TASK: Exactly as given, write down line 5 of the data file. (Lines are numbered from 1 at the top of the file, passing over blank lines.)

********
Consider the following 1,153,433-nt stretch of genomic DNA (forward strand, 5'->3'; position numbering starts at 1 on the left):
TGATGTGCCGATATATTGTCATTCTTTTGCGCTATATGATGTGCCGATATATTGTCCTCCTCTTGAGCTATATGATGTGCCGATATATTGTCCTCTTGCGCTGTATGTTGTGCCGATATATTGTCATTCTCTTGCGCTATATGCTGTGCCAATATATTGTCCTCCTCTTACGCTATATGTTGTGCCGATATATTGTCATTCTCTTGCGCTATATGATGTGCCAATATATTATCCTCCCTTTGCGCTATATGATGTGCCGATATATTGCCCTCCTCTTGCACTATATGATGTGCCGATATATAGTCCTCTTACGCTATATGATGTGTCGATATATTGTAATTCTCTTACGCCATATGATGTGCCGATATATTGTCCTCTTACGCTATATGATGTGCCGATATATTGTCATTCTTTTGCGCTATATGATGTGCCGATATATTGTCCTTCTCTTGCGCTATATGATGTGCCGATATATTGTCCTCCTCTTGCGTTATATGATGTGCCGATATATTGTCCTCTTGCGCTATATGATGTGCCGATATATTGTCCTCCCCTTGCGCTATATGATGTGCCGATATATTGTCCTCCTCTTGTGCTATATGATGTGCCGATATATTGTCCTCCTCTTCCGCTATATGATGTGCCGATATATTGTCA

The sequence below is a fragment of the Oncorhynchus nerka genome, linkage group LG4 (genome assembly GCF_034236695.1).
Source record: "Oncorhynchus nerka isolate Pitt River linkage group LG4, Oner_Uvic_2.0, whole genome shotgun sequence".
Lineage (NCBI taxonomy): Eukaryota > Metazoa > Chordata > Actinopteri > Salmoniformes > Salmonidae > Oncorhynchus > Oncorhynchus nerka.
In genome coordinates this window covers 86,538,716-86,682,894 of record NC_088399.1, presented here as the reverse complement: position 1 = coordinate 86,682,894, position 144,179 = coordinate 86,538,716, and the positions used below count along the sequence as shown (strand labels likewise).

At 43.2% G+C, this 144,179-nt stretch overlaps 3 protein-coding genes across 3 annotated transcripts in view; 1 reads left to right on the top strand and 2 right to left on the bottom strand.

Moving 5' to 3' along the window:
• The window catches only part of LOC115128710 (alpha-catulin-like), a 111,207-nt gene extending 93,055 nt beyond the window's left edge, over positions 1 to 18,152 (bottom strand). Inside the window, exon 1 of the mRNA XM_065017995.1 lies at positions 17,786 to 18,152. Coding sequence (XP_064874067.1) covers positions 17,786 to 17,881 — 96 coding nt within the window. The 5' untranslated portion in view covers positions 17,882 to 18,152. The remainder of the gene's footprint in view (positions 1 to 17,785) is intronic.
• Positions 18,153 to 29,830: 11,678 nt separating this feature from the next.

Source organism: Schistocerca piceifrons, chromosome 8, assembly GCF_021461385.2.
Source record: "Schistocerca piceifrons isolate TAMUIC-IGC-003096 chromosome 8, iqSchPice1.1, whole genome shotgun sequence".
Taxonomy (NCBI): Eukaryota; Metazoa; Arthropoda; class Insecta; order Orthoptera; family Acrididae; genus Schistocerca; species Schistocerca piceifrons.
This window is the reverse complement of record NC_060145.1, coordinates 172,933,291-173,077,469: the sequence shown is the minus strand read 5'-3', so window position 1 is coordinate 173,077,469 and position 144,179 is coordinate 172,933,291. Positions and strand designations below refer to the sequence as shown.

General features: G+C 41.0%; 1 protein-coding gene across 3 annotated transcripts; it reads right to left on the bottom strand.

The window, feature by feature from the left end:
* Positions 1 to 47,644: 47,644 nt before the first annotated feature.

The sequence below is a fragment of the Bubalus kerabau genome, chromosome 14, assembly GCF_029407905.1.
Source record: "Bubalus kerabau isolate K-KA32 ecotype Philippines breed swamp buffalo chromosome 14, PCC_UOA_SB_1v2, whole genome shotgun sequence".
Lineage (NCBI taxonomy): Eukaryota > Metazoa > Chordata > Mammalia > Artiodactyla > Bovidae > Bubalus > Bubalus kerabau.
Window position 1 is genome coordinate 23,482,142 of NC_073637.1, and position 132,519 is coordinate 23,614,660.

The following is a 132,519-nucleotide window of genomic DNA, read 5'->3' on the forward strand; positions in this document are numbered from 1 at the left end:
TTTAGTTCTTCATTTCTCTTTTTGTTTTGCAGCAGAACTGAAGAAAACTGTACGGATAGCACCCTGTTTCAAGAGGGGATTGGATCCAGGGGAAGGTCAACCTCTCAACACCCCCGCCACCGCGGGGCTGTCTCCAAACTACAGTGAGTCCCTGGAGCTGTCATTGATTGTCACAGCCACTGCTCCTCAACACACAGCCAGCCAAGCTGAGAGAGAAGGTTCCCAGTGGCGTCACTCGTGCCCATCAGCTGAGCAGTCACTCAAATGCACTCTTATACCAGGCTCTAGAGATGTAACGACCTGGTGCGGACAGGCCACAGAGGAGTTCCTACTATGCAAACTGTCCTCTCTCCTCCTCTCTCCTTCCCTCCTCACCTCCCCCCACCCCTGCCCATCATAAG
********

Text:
Lineage (NCBI taxonomy): Eukaryota > Metazoa > Chordata > Actinopteri > Salmoniformes > Salmonidae > Oncorhynchus > Oncorhynchus nerka.